11. Now, so far as the effect of the aforesaid compromise goes, the learned Addl. District Judge appears to have wholly overlooked the averments made by the plaintiffs on the point in the plaint as well as in their application for issuance of temporary injunction to the effect that after the death of Allabelikhan, they entered into possession of the suit land. In their affidavits dated 10-5-1977, Ganikhan and Chhotekhan have clearly stated that after the death of Allabelikhan they are in possession of the suit land, and that the crops sown by them are standing on the land in dispute. Their affidavits on the point have gone unchallenged. No cross-examination was either demanded or any counter affidavit filed on behalf of the de-fendant-non-applicants to controvert the facts so averred by them. So far as the effect of recitals in the aforesaid compromise goes, what is stated therein is merely that possession will remain, during his lifetime, with Allabelikhan and he will not alienate the land in question in any manner whatsoever and after his death, whosoever may be his heirs will become owners of the land. Thus, possession was visualised to be co-terminous with the life of Allabelikhan. Now, the plaintiffs have averred that on the death of Allabelikhan, they have entered into possession of the suit land, which fact having not been controverted, had been rightly accepted by the trial Court. So far as the question of entitlement to hold the land is concerned, although the plaintiffs have asserted that forreasons stated in the plaint-paras 6 and 8, they are entitled to hold the suit land as Bhumiswamis, yet the question of entitlement is foreign to the scope of these proceedings.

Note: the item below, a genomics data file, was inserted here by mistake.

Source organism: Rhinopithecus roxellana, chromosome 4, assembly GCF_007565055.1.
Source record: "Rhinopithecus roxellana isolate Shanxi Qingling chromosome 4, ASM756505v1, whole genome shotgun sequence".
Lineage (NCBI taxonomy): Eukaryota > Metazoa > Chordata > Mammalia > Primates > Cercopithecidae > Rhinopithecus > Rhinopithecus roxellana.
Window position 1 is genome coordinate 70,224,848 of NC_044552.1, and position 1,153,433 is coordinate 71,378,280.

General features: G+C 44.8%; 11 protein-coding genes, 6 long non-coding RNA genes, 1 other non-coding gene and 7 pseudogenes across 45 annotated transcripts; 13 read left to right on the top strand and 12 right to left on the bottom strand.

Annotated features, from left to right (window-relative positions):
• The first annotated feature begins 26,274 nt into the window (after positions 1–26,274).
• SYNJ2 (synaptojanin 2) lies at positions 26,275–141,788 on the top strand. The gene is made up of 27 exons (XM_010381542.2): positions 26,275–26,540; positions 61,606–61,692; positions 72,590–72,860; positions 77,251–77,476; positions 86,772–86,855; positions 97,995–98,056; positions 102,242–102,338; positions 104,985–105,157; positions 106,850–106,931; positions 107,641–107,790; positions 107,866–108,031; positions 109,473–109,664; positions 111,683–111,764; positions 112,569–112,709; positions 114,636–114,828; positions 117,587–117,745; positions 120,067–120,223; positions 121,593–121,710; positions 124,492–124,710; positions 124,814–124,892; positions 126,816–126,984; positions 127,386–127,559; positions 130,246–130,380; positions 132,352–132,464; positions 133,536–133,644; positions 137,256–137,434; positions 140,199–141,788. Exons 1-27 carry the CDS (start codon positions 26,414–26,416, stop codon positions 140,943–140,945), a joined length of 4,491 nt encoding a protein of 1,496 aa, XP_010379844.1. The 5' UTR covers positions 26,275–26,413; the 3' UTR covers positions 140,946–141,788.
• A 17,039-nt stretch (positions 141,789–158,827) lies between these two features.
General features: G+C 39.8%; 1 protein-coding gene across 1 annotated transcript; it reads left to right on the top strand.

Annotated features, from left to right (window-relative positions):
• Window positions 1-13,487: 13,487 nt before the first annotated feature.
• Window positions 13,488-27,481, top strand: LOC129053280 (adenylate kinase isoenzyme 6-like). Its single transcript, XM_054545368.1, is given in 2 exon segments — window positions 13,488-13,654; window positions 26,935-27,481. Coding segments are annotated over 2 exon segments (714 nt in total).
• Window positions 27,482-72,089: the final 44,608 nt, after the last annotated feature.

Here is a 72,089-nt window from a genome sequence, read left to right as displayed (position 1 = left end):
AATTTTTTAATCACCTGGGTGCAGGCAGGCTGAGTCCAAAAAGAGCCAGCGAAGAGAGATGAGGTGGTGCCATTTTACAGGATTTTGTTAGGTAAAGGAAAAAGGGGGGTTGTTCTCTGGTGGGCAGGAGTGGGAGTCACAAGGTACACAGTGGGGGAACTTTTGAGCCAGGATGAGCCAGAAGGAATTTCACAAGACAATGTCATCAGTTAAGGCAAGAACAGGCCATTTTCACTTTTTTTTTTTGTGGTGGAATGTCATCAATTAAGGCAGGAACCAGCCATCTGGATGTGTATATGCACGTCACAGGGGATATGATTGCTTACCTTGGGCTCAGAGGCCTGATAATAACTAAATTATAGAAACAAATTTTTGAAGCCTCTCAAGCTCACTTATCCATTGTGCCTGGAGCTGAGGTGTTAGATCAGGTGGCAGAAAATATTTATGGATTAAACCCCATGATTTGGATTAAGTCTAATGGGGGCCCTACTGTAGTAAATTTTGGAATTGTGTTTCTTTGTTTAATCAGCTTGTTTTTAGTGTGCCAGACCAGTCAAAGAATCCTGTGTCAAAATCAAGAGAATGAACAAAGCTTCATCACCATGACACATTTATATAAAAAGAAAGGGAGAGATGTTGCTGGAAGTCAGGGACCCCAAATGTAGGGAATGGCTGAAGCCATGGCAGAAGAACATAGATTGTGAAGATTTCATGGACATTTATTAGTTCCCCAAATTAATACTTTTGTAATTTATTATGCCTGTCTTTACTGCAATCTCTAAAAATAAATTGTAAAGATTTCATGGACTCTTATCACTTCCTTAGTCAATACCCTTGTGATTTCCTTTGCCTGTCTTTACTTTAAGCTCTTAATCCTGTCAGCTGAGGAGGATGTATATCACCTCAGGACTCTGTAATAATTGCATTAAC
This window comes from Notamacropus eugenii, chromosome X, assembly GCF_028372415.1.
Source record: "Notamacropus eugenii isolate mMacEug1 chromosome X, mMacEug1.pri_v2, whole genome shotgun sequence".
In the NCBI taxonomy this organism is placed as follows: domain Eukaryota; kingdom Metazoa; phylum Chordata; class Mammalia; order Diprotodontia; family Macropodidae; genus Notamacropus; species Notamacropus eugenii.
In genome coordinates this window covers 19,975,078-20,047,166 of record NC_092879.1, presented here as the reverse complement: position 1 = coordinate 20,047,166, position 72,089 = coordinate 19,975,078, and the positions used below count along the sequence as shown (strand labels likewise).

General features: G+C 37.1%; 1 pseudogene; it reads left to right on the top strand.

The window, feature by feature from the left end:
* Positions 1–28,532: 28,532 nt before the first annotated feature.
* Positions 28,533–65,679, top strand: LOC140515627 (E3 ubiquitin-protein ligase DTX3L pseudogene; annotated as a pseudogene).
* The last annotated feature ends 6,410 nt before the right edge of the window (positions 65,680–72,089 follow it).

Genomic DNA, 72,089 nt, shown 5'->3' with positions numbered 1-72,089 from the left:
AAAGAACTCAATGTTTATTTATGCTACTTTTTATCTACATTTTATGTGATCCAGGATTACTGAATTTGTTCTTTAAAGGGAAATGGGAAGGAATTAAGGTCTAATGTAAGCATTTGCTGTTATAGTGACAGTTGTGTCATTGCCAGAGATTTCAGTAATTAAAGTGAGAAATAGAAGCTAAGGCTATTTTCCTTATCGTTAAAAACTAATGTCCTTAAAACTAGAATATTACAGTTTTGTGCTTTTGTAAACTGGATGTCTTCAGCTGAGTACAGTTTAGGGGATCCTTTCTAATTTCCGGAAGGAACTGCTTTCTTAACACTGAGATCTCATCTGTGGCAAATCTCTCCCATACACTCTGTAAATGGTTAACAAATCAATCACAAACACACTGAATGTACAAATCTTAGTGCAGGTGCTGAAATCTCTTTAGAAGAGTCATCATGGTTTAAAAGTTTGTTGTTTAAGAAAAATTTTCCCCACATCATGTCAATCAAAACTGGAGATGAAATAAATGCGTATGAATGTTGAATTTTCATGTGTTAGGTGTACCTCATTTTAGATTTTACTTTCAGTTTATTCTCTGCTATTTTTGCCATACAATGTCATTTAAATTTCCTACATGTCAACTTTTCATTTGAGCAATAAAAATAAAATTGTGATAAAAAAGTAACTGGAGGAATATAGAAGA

12. So far as the effect of entries in the revenue records is concerned, the Kistbandi-Khataunis of the years, 1976-77, in respect of village Betmakhas and village Daulatabad have been brought on record. In the Kist-banda Khataunis names of persons entitled to hold the land are entered, which include the names of the plaintiffs along with that of Allabelikhan. So far as Khasra pertaining to the land situated in village Daulatabad is concerned, it does not contain the year to which it pertains and the column pertaining to the years are lying blank. Moreover, there is no date of issuance of the copy under the signatures of the Patwari of Halka No. 32. Accordingly, it cannot be regarded to have any presumptive value to show as to on what date Allabelikhan was in possession of the land to which the Khasra pertains. So far as the other certificate (copy of Khasra) issued by the Patwari is concerned, it pertains to the land situated in village Betmakhas. It records in the column pertaining to the year 1976-77 that Allabelikhan was in possession through Chandkhan. This certificate purports to have been isued by the Patwari on 3-2-1977, i. e. during the lifetime of Allabelikhan. Accordingly, it can hardly be of any assistance for deciding as to whether after the death of Allabelikhan, which took place on 4-5-1977, the plaintiffs had entered into possession or not. That apart, copies of the aforesaid Khasras, which purport to have been issued by the Patwari, do not bear any seal nor it appears from them that they are certified copies given under any rules. Accordingly, such copies cannot be acted upon. This aspect of the case appears to have been overlooked by the learned Addl. District Judge.